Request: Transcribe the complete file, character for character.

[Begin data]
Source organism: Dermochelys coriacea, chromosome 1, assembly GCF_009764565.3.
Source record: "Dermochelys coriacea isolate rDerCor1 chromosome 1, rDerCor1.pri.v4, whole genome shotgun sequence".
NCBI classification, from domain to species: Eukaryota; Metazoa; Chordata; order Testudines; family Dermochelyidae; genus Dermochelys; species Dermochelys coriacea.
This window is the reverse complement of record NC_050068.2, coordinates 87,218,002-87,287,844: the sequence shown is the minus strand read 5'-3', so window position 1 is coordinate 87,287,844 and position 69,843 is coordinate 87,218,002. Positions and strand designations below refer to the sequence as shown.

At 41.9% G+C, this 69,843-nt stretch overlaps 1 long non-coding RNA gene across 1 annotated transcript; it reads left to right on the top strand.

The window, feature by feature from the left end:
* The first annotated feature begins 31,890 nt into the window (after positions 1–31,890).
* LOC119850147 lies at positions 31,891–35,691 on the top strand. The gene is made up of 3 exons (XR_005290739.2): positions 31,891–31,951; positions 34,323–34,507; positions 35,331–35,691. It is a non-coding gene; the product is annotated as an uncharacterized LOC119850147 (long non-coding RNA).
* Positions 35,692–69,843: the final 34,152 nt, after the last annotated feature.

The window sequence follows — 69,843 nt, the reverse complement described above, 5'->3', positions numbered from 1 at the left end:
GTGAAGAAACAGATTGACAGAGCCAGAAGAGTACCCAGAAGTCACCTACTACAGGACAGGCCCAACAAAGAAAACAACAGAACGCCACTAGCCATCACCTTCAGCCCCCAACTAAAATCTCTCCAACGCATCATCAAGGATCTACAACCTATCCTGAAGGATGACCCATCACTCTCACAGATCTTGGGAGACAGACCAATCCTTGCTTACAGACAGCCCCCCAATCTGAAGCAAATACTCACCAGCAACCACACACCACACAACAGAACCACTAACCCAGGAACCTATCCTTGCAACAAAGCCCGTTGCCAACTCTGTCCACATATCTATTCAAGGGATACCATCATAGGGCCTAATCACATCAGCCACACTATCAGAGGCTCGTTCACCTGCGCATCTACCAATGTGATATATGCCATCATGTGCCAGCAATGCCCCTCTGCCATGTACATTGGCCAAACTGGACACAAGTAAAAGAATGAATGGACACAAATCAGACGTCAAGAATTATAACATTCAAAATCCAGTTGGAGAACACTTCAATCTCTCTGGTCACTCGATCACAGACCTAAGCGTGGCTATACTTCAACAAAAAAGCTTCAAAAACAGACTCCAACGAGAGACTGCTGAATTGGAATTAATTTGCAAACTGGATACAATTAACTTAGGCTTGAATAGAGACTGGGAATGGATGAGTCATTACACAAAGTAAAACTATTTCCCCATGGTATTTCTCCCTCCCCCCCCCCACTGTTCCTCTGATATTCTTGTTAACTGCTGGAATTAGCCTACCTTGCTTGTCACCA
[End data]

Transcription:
Source organism: Dermochelys coriacea, chromosome 1, assembly GCF_009764565.3.
Source record: "Dermochelys coriacea isolate rDerCor1 chromosome 1, rDerCor1.pri.v4, whole genome shotgun sequence".
NCBI classification, from domain to species: Eukaryota; Metazoa; Chordata; order Testudines; family Dermochelyidae; genus Dermochelys; species Dermochelys coriacea.
This window is the reverse complement of record NC_050068.2, coordinates 87,218,002-87,287,844: the sequence shown is the minus strand read 5'-3', so window position 1 is coordinate 87,287,844 and position 69,843 is coordinate 87,218,002. Positions and strand designations below refer to the sequence as shown.

At 41.9% G+C, this 69,843-nt stretch overlaps 1 long non-coding RNA gene across 1 annotated transcript; it reads left to right on the top strand.

The window, feature by feature from the left end:
* The first annotated feature begins 31,890 nt into the window (after positions 1–31,890).
* LOC119850147 lies at positions 31,891–35,691 on the top strand. The gene is made up of 3 exons (XR_005290739.2): positions 31,891–31,951; positions 34,323–34,507; positions 35,331–35,691. It is a non-coding gene; the product is annotated as an uncharacterized LOC119850147 (long non-coding RNA).
* Positions 35,692–69,843: the final 34,152 nt, after the last annotated feature.

The window sequence follows — 69,843 nt, the reverse complement described above, 5'->3', positions numbered from 1 at the left end:
GTGAAGAAACAGATTGACAGAGCCAGAAGAGTACCCAGAAGTCACCTACTACAGGACAGGCCCAACAAAGAAAACAACAGAACGCCACTAGCCATCACCTTCAGCCCCCAACTAAAATCTCTCCAACGCATCATCAAGGATCTACAACCTATCCTGAAGGATGACCCATCACTCTCACAGATCTTGGGAGACAGACCAATCCTTGCTTACAGACAGCCCCCCAATCTGAAGCAAATACTCACCAGCAACCACACACCACACAACAGAACCACTAACCCAGGAACCTATCCTTGCAACAAAGCCCGTTGCCAACTCTGTCCACATATCTATTCAAGGGATACCATCATAGGGCCTAATCACATCAGCCACACTATCAGAGGCTCGTTCACCTGCGCATCTACCAATGTGATATATGCCATCATGTGCCAGCAATGCCCCTCTGCCATGTACATTGGCCAAACTGGACACAAGTAAAAGAATGAATGGACACAAATCAGACGTCAAGAATTATAACATTCAAAATCCAGTTGGAGAACACTTCAATCTCTCTGGTCACTCGATCACAGACCTAAGCGTGGCTATACTTCAACAAAAAAGCTTCAAAAACAGACTCCAACGAGAGACTGCTGAATTGGAATTAATTTGCAAACTGGATACAATTAACTTAGGCTTGAATAGAGACTGGGAATGGATGAGTCATTACACAAAGTAAAACTATTTCCCCATGGTATTTCTCCCTCCCCCCCCCCACTGTTCCTCTGATATTCTTGTTAACTGCTGGAATTAGCCTACCTTGCTTGTCACCA